Netflix (NASDAQ:NFLX) continues to be one of the most polarizing stocks in the market. With the company's Q4 investor letter, the bulls celebrated international growth, while the bears discussed the usual concerns. With shares well off their yearly high thanks to recent market weakness, the most recent report gives investors multiple reasons to stay positive.
US progress continues to impress
When it comes to US streaming, the Q4 report didn't really change anything. Total sub growth is slowing, while the segment is becoming more profitable. Netflix already has a large subscriber base, so it's reasonable to expect smaller sub gains. One of my 2015 predictions was that we'd see less than five million domestic streaming sub adds, and I feel confident in that. However, the more important story can be seen in the two charts below showing quarterly revenues and contribution margin divided by the end of period paid subscribers figure.
Since Q1 of 2013, the revenue per sub quarterly figure has risen by $2.60. This is mainly due to newer subs coming in at higher rates, plus the success of higher price plans like the $11.99 Ultra-HD plan discussed in the investor letter. This figure will continue to rise this year as price grandfathering on the HD plan ends. While this will cause slightly higher churn, Netflix will benefit from moving subs up the price ladder.
More importantly, the company has dramatically improved the profitability of this segment in recent years. Contribution margin per sub has risen by over $4 since Q1 2013. For those that question rising content costs, Netflix continues to improve the bottom line in the US streaming segment, and management reiterated its 40% target for contribution margins in this segment by 2020. In Q4 2015, Netflix was at 34.3%, up 530 basis points in the past year.
International losses seem very reasonable
One part of the bear case is that Netflix continues to rack up sizable losses internationally. While that is true, it is due to the aggressive expansion plan currently underway. If you want subs to grow, you have to add new markets. Below, I've pasted the international streaming table from the Q4 investor letter.
Netflix launched in 130 countries on January 6th, making the service available to tens of millions more potential subscribers. Given such large expansion, I'm actually surprised that the company only guided to a $5 million sequential decline in contribution profits (an increase in losses). The contribution margin percentage actually is forecast to rise sequentially, showing the strength of current markets.
Bears talk about increased losses, but this is how the business works. Think about these new markets that were recently entered in early January. Netflix will realize almost a full quarter of expenses in these areas while operating, but the company's free month trial means less than 2 months of revenues are technically recognized. This process will smooth out throughout 2016.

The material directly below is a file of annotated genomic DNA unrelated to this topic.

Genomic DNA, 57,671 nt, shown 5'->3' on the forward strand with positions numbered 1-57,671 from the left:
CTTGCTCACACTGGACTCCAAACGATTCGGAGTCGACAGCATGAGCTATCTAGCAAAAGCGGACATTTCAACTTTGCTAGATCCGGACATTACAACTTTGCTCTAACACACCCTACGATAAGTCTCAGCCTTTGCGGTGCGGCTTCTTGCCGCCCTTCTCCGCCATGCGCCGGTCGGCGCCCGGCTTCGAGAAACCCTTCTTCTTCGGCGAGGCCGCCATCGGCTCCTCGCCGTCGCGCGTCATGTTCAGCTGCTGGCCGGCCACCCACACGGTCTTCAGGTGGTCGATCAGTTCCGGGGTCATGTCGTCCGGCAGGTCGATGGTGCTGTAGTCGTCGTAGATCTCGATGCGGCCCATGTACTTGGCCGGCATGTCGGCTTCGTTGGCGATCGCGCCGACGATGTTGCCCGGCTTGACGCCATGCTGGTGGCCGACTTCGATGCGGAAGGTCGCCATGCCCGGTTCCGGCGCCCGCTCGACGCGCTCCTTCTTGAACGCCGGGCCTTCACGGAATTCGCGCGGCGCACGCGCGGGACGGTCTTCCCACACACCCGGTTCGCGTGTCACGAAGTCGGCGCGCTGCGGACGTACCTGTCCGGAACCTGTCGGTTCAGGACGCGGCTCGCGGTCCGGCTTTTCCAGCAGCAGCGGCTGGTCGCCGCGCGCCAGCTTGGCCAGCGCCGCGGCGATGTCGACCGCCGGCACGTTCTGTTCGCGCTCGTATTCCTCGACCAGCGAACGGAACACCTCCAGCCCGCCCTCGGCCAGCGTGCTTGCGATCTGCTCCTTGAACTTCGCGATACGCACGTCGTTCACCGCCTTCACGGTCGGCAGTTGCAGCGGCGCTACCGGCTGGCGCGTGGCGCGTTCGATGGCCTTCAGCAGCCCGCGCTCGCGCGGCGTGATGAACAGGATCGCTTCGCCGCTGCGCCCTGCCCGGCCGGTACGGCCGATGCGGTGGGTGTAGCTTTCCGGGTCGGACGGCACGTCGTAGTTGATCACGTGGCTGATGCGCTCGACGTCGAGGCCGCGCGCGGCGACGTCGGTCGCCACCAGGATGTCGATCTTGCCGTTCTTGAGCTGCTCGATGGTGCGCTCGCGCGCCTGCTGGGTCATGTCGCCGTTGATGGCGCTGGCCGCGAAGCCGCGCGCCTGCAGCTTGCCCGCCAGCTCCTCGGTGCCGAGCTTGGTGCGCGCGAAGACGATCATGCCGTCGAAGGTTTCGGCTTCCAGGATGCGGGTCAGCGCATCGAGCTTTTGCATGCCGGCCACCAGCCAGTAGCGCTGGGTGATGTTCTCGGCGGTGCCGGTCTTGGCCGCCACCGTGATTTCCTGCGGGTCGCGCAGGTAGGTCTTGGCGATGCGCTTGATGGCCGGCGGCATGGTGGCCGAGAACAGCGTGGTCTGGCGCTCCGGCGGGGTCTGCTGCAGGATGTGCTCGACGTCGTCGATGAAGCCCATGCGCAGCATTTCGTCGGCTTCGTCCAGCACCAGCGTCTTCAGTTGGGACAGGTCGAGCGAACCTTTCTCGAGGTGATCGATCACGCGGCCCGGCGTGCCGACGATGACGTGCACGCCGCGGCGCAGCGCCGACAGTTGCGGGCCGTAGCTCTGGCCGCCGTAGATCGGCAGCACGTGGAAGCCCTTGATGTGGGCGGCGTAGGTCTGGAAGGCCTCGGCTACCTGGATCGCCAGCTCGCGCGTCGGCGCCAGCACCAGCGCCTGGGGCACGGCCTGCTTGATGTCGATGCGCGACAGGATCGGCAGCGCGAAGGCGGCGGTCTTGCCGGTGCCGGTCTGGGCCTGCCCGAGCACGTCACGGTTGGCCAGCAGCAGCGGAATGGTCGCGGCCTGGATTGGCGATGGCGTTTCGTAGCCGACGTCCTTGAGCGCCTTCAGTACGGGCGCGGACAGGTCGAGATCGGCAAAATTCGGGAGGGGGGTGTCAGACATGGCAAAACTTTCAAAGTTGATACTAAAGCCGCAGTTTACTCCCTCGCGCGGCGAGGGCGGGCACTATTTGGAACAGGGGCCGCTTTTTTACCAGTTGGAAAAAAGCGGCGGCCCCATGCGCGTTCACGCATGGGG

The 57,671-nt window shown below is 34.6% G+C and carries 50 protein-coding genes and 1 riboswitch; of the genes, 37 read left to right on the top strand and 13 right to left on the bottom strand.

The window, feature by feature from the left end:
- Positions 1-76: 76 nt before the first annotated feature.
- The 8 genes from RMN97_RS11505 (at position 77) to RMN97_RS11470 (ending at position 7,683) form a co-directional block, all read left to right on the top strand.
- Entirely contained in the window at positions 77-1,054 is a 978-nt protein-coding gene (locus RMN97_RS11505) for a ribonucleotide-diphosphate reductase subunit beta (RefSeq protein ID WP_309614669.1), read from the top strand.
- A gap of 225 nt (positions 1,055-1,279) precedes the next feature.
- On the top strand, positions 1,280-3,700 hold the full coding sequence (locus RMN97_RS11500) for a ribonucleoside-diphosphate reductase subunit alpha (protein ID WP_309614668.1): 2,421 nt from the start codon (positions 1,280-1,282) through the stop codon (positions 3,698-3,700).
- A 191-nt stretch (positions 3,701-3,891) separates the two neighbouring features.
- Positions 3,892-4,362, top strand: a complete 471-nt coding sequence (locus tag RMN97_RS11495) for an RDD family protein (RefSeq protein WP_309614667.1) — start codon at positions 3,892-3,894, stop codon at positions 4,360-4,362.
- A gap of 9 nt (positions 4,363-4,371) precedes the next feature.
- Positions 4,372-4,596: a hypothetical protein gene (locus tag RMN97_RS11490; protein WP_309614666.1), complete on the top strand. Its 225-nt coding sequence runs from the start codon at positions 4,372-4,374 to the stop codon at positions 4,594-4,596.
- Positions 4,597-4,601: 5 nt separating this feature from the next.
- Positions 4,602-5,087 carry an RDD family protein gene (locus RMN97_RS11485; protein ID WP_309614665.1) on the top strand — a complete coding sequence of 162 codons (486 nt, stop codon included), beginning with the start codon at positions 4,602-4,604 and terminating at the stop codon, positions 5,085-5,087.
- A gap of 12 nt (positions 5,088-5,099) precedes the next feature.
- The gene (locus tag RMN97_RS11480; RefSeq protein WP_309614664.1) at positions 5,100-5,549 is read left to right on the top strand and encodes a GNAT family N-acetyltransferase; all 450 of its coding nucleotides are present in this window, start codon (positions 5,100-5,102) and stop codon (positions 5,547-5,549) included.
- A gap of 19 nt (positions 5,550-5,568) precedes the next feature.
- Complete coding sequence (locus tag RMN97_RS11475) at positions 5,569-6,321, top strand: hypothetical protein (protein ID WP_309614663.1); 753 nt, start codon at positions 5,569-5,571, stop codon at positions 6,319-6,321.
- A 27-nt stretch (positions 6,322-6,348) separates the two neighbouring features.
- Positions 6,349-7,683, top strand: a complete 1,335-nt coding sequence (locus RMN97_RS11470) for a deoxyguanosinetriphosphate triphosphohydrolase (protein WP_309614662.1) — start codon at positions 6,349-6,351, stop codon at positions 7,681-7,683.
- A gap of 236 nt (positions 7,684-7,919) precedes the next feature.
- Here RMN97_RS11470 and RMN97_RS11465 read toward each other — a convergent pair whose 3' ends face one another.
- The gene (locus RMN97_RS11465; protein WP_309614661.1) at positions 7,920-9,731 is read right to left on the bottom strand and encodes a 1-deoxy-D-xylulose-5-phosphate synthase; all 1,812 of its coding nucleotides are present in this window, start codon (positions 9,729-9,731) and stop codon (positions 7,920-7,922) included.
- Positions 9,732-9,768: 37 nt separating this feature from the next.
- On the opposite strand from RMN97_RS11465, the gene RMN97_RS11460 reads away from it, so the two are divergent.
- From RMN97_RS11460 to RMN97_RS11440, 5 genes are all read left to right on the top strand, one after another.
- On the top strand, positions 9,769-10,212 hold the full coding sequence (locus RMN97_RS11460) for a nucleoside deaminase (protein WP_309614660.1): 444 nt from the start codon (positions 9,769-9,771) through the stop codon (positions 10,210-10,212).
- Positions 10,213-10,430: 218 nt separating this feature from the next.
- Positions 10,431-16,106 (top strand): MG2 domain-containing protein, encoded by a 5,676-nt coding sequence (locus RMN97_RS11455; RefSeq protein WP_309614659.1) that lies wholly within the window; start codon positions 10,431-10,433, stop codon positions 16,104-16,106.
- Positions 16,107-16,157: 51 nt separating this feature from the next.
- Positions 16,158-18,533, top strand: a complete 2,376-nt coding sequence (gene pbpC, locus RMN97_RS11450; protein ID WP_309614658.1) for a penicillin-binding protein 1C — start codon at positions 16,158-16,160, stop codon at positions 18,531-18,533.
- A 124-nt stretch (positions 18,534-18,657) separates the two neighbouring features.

Look at where Netflix is as a whole. The company guided to a $0.03 profit in Q1, despite increasing its international losses to expand into many new markets. Once those losses mitigate, profitability will start to take off. Here's where analysts' estimates currently stand for the next couple of years:
(Source: NASDAQ Netflix analyst estimates page)
Balance sheet not in bad shape
I understand that Q4's cash burn of $276 million was not pretty. This figure has accelerated in recent quarters, because original content requires more upfront payments. It is these original shows that have helped Netflix grow in recent years, and they will be a major part of the company's future success.
The company ended Q4 with about $2.31 billion in cash and equivalents, versus $2.37 billion in debt. Management says it will raise funds later this year or early next year. Another debt issuance could come even earlier than that if interest rates decline and management thinks it can get a good deal.
What's the big deal though if Netflix needs to add another billion of debt? We're talking about a company that has a market cap of around $44 billion, and that's with shares more than 20% off their highs. At $3.5 billion in debt, Netflix's balance sheet would still be in fairly decent shape. Also, even at a 6% interest rate, we're only talking about $40 million in extra interest expenses per year. That's nothing for a company currently increasing revenues by about $2 billion per year, expected to total about $11 billion in 2017.
Another Netflix quarter is in the books, and the bear camp is back again with its criticisms. While I used to be part of this group, I realized that the company isn't in as bad of shape as some make it seem. The company still hasn't gone bankrupt, the DVD business is still doing well, and US subscribers are still growing at a decent rate. Netflix will be a big part of future television and movies, so even at a $44 billion market cap, there is still room for this stock to grow.
(Author's note: All charts/tables in this article were taken or derived from Netflix's financials and quarterly earnings letters - found here)
Disclosure: I/we have no positions in any stocks mentioned, and no plans to initiate any positions within the next 72 hours.
I wrote this article myself, and it expresses my own opinions. I am not receiving compensation for it (other than from Seeking Alpha). I have no business relationship with any company whose stock is mentioned in this article.
Additional disclosure: Investors are always reminded that before making any investment, you should do your own proper due diligence on any name directly or indirectly mentioned in this article. Investors should also consider seeking advice from a broker or financial adviser before making any investment decisions. Any material in this article should be considered general information, and not relied on as a formal investment recommendation.